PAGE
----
Immediate Action is a simple idea, really. But when applied, it moves your feed from being merely informational to being interactive. It is also a proven idea; good webmasters are constantly evaluating how to reduce the number of clicks between first impression and purchase. In the same spirit, do whatever you can for your users to reduce the number of clicks from your feed to the desired outcome.

Watch This Item, Immediately

Let's consider a well-publicized example of an Immediate Action Feed. Auction giant eBay recently generated a good deal of buzz with the announcement that eBay Stores can now provide RSS feeds of their items for sale. What has gone mostly unsung is a nice Immediate Action feature built right into those feeds: Each item contains an "Add to watch list" link. The URL goes to the eBay website and adds the item to your watch list, provided you are logged in. This is a great example of an easy way to implement Immediate Action by using REST-ful links in your feeds.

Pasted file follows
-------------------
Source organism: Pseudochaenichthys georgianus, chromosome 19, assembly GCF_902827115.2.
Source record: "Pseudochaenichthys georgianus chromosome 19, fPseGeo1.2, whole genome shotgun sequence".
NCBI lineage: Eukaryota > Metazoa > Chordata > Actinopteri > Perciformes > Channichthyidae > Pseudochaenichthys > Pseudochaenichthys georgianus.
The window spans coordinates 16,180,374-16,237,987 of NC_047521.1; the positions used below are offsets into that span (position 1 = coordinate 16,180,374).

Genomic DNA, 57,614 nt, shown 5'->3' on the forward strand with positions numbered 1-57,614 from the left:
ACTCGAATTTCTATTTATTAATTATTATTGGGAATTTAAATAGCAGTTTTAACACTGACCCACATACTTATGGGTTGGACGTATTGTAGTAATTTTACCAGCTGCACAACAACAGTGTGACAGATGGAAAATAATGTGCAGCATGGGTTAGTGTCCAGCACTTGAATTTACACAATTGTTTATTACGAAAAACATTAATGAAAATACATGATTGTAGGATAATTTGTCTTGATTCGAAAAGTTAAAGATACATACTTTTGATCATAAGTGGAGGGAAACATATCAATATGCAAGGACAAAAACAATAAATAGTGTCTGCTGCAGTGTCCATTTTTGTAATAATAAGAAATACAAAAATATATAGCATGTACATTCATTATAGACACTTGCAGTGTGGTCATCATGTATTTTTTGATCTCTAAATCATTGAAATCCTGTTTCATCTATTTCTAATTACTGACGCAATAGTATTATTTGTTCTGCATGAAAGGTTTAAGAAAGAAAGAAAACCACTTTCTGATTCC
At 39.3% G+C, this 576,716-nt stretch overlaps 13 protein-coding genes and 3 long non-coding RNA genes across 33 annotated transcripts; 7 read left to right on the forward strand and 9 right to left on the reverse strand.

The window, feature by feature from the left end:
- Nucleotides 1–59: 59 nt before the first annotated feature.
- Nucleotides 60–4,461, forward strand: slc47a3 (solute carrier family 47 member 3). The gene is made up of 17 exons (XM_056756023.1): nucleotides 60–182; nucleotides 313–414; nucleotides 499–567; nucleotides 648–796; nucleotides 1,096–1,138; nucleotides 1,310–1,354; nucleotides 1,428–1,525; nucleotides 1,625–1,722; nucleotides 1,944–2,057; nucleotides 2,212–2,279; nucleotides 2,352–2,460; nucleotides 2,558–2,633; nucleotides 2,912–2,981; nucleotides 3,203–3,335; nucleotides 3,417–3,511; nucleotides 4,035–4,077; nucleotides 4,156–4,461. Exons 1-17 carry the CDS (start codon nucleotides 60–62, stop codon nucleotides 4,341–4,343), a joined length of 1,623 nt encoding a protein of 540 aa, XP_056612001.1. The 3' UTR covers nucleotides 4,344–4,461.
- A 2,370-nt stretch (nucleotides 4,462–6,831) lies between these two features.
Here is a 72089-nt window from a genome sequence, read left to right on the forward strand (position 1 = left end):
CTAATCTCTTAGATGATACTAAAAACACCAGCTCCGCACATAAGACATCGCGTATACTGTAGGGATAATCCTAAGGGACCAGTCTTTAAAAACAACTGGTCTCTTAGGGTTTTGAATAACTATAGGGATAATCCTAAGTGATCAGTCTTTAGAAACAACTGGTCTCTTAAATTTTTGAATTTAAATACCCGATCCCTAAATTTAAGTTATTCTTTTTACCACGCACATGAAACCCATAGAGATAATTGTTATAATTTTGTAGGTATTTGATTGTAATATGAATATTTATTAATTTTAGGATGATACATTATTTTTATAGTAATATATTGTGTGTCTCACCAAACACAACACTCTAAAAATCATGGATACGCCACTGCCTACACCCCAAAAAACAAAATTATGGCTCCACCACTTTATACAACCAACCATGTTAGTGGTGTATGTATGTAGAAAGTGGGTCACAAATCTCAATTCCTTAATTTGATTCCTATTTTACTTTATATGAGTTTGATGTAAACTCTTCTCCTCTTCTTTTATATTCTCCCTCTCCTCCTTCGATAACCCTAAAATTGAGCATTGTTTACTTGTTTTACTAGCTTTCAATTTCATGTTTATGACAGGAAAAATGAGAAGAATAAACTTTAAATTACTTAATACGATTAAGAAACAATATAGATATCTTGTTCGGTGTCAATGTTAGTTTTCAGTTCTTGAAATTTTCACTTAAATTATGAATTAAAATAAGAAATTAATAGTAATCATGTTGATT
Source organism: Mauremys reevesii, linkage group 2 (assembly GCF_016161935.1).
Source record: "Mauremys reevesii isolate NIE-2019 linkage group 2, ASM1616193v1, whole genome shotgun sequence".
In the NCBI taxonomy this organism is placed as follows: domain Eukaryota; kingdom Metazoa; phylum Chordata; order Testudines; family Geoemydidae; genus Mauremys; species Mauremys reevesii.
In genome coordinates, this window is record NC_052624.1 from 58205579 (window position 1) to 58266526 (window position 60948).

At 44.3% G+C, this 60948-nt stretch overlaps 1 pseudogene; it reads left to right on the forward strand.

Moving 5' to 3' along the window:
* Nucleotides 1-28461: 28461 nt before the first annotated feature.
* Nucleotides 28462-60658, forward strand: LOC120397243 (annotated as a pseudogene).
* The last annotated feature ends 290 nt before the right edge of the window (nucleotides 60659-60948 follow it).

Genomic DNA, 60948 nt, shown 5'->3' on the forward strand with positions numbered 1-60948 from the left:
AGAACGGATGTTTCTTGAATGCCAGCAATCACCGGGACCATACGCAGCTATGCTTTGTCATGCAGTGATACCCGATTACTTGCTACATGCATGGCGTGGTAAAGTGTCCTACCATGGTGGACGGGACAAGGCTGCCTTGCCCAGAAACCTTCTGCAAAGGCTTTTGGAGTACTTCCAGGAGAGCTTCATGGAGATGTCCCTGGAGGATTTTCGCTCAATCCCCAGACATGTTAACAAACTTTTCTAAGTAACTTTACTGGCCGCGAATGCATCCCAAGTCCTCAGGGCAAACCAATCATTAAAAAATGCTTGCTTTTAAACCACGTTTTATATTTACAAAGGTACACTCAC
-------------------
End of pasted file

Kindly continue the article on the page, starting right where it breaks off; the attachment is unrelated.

An eBay Store RSS feed
Figure 1. An eBay Store RSS feed

Disappointingly, the more important "Buy it now" link is not an Immediate Action. It should take you directly to a purchase confirmation page. Instead, the link takes you to the item's auction page where you must redundantly click the "Buy it now" button, which then takes you to the purchase confirmation page. The repeated step is unnecessary since even the confirmation page allows you to change your mind. Hopefully the eBay folks will get this fixed in short order.

Remember The Milk, Immediately

To show how the Immediate Action principle could turn a simple feed into a really useful feed, let's consider a popular website: Remember The Milk. This nifty AJAX-driven website allows you to make and manage lists of tasks with due dates, priorities, etc. When logged in, you can do a number of things to each task, as shown in Figure 2: